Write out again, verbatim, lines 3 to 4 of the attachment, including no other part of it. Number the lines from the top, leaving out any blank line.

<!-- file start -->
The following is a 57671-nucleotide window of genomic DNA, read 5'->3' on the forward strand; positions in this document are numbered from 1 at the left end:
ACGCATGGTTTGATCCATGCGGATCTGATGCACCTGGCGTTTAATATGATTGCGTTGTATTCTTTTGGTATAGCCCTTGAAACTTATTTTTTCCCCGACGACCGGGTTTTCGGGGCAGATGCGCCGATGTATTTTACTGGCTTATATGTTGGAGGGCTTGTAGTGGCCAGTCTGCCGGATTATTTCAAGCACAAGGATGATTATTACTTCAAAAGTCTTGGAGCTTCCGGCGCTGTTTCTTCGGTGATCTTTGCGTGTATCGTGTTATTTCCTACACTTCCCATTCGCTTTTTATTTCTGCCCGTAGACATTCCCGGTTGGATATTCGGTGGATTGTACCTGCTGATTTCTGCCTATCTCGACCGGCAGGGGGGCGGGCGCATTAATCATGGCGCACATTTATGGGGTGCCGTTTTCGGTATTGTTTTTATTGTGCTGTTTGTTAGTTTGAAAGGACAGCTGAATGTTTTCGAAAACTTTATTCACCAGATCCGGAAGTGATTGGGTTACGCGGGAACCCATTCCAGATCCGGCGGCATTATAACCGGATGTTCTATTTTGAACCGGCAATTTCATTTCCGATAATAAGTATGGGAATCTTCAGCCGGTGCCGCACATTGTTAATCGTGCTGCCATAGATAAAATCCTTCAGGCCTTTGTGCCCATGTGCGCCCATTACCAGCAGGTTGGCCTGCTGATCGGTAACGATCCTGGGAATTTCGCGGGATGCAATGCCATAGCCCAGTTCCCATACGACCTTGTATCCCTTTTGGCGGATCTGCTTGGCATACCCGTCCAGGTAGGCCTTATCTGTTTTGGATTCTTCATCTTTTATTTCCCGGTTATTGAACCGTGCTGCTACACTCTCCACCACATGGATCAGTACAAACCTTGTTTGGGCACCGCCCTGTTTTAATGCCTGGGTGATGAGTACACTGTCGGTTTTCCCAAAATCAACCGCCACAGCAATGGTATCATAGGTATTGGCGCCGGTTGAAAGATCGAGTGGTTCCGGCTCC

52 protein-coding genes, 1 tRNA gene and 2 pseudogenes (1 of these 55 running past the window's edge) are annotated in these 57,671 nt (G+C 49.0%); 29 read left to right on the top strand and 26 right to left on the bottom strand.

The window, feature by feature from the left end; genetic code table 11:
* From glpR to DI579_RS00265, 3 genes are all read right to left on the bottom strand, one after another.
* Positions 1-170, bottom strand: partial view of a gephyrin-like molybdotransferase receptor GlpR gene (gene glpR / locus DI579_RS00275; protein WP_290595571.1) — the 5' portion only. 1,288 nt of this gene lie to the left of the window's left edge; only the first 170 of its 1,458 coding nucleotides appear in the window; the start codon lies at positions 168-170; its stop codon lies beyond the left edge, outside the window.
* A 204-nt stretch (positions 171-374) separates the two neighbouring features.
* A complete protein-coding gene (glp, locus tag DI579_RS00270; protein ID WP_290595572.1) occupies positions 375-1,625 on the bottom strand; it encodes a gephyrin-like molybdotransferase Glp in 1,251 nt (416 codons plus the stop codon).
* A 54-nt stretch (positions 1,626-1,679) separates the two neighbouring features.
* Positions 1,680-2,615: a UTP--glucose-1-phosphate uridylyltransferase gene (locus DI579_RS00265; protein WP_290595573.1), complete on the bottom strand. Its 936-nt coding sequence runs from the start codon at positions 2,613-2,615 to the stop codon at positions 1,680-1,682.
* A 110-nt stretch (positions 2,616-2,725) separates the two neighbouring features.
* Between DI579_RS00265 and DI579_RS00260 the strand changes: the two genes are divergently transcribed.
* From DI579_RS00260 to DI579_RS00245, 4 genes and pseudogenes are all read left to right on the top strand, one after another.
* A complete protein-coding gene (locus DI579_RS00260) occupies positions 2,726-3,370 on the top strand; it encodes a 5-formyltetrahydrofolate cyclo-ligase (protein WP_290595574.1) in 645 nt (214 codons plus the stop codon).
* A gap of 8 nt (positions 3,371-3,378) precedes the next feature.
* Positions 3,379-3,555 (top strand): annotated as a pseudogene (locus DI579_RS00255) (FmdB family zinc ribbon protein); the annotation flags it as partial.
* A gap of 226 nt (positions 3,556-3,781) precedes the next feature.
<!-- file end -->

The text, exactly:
52 protein-coding genes, 1 tRNA gene and 2 pseudogenes (1 of these 55 running past the window's edge) are annotated in these 57,671 nt (G+C 49.0%); 29 read left to right on the top strand and 26 right to left on the bottom strand.

The window, feature by feature from the left end; genetic code table 11: